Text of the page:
Darren Haydar remembers a few things from his rookie season in the AHL. He remembers that he was able to contribute right away. He remembers that the veterans on that Milwaukee Admirals roster embraced the young guns. And he remembers that no one had actually expected him to be there.
“I felt like even Nashville and Milwaukee overlooked me before the season even started. I don’t think they had me pencilled in as playing in Milwaukee. I think they had me scheduled to be in the East Coast League,” Haydar said. “To be able to come out that year and have an immediate impact on the league is definitely something that I’m proud of and worked every day to achieve.”
All these years later, that 2002-03 season remains an unforgettable one for Haydar. A University of New Hampshire product and ninth-round, 248th-overall pick of the Predators back when the draft had a ninth round, Haydar took the AHL by surprising storm that season, netting 29 goals and 75 points in 75 games on an Admirals squad that was one season away from capturing the Calder Cup. At season’s end, Haydar was named the AHL Rookie of the Year, which he said is the one piece of individual recognition he received during his playing days that still stands out. It’s also one small part of what has earned Haydar, 39, acknowledgement as one of the league’s all-time greats.
Announced as part of the AHL Hall of Fame Class of 2020 on Thursday – an honor he shares and will receive alongside longtime coach and player Robbie Ftorek, former player Denis Hamel and the late Fred Thurier ahead of the AHL All-Star Classic in January 2020 – Haydar’s legacy is one of the more intriguing in AHL lore. Of course, he has the numbers to support his case for Hall of Fame candidacy. Truth be told, his resume is unassailable. He finished his 11-season, 788-game career in the AHL as the 14th-highest scorer in league history with 788 points, his 292 goals the 24th-most all-time and his 496 assists the 10th-most in league history. He captured two Calder Cups, went to three all-star games, twice led the post-season in goals and points and led the AHL in scoring and was named the circuit’s MVP in 2006-07.
But what’s fascinating about Haydar’s career – and equally as confounding – is how one of the most prolific players in AHL history never found his way to consistent NHL work.
To be sure, Haydar had his cups of coffee. During that standout rookie AHL campaign, he earned a two-game call-up to the Predators. Across 2006-07 and 2007-08, he skated in 20 games with the Atlanta Thrashers. In 2009-10, he received a late-career one-game shot with the Colorado Avalanche. But that chance, which consisted of less than six minutes of ice time for the then-30-year-old minor-league journeyman, was his last in the NHL. And it doesn’t take a super scout to understand why Haydar was never a real opportunity to make his mark in the show.
When it came to Hayday’s on-ice ability, the puck skills were indisputable, his vision was exceptional and his hockey sense was unquestionable. But what he lacked during the early days of his career, when the NHL was as much about size as it was skill, was the frame to match. At 5-foot-9, he didn’t fit the big-league model. Simply put, his professional career came an era too early. “Back then, if you were under six-foot, you were almost eliminated and had to prove beyond measure that you belonged,” Haydar said.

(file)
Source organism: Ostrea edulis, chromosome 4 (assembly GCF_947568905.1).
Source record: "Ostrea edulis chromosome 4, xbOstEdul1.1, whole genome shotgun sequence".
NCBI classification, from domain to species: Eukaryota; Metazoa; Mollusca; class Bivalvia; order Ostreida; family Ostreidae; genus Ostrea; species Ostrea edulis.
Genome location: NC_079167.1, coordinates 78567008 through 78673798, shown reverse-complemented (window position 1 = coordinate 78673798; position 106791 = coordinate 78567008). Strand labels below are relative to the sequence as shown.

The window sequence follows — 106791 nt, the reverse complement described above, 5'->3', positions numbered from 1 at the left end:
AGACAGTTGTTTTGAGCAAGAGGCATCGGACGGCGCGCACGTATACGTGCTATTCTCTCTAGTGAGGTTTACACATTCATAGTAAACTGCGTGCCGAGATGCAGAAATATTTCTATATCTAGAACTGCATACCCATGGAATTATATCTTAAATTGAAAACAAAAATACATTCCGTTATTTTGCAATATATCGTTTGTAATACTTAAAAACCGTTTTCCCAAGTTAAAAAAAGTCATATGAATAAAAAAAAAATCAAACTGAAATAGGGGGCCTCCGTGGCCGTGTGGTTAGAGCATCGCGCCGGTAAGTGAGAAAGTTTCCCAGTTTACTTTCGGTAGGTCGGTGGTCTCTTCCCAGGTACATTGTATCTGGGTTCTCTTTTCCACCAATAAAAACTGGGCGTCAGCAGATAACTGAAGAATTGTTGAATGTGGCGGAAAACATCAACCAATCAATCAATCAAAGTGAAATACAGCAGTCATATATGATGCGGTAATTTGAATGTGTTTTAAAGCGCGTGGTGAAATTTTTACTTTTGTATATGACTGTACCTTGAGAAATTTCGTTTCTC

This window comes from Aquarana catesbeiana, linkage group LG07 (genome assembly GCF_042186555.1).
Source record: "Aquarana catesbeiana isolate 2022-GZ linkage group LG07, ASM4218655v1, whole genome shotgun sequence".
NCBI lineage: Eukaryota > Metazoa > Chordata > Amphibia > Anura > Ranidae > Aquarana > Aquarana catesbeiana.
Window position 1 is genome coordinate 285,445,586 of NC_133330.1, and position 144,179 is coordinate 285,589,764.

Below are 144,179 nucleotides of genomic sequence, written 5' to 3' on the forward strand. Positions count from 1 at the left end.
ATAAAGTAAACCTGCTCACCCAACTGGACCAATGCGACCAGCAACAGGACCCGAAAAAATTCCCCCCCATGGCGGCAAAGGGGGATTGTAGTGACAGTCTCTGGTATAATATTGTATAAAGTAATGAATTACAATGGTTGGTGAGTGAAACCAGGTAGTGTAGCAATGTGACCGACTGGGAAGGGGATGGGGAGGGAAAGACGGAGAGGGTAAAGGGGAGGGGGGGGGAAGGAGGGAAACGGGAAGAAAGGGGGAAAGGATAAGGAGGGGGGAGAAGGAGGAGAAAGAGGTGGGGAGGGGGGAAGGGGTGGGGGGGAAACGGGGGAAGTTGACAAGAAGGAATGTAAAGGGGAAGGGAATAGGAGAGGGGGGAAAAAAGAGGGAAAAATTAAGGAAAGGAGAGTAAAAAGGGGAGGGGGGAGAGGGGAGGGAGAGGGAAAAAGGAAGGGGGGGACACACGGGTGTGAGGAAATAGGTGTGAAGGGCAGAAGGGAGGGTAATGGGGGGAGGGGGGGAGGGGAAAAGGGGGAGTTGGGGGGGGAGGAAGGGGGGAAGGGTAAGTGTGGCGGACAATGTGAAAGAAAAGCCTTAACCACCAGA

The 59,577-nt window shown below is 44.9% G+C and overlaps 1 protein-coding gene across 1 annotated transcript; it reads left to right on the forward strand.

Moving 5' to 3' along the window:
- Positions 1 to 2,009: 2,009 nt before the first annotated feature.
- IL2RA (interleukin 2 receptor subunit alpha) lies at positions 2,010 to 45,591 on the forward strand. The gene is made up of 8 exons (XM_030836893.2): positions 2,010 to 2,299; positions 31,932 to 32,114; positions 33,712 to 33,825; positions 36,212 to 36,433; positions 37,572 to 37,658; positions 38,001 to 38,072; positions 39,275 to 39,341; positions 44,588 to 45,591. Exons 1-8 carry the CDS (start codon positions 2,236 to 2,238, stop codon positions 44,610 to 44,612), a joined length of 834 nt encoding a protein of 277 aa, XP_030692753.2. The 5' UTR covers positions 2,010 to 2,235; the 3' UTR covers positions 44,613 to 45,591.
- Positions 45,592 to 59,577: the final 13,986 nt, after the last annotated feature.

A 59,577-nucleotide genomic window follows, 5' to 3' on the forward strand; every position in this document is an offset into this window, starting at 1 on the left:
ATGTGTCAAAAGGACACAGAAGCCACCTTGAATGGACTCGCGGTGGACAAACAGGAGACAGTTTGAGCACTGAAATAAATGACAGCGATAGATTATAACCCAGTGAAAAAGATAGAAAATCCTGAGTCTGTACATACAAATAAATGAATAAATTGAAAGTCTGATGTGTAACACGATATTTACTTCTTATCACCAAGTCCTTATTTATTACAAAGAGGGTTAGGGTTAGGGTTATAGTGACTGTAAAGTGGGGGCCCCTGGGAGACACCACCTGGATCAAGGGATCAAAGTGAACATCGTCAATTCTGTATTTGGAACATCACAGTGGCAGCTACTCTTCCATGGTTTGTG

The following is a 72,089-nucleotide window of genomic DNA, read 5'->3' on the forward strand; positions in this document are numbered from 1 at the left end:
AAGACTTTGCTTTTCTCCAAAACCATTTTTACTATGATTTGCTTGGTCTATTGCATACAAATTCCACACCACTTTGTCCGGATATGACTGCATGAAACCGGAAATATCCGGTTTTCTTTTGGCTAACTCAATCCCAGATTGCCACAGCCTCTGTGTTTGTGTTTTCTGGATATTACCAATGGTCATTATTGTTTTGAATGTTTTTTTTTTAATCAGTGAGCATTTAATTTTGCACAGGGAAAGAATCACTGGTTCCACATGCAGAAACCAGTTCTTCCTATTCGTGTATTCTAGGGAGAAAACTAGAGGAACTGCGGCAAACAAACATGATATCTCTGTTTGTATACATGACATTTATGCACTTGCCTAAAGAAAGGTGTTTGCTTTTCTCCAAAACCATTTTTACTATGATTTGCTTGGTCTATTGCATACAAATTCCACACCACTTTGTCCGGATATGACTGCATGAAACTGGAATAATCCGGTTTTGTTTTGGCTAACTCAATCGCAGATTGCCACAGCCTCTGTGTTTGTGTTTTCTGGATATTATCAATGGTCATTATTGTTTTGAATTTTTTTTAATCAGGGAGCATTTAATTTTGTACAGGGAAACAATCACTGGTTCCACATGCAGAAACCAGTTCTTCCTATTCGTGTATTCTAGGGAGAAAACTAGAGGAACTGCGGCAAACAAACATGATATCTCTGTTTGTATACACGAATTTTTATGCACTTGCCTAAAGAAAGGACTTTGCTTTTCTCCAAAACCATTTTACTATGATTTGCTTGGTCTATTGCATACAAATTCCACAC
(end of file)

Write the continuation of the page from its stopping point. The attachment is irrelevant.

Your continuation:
The frustrating thing for Haydar, and for those who were aware of what he could contribute, was that it was evident he could hang. In the 23 games he did play in the NHL, across which he skated roughly 240 minutes, he scored one goal and eight points. In today’s game, that would make him a quality fourth-line contributor. When Haydar was in his prime prove-himself years in the early- and mid-aughts, however, roster construction didn’t leave many places for a diminutive winger in a depth role. Instead, those third- and fourth-line spots were reserved for crash-and-bang forwards or big-bodied pugilists. Haydar doesn’t blame anyone for that. It’s simply the way it was. But he does feel like deserved a better chance to show his game could translate to the next level.
“Even when I played in the NHL, I felt like I was smarter than the majority of the players on the team,” Haydar said. “I just needed that opportunity, the coach to really believe in what I brought to the table. Unfortunately, I think statistically I did OK, I just didn’t have a coach that truly believed in everything I did.”
Following his shot with the Avalanche, Haydar’s journey took him back to the Chicago Wolves, with whom he had spent two of his best campaigns, but by the end of the 2012-13 season, he decided it was time to move on. He departed the AHL for the German League, where he and his wife celebrated the birth of their first child, and later made stops in the KHL and Austrian League before returning to Germany for a final campaign. During his time overseas, Haydar landed a spot with Team Canada at the 2014 Spengler Cup, which remains a career highlight for the soon-to-be 40-year-old.
Today, despite a multiple sclerosis diagnosis in the late stages of his career, Haydar remains in good health and continues to play, most recently in the senior men’s Allan Cup. He also runs 20/20 Elite Hockey, a skill-development camp for youth players, and has made the transition to the real estate business. But as he reflects on his career following the AHL Hall of Fame selection, does he harbor any regrets about the way his time in professional hockey played out or regret that the mentality surrounding size changed just a little too late?
“I wish it was swayed a little more on the skill side 15 years ago or 10 years ago,” Haydar said. “But we are where we are, and I like the standing of not only the NHL but where the AHL is today.”
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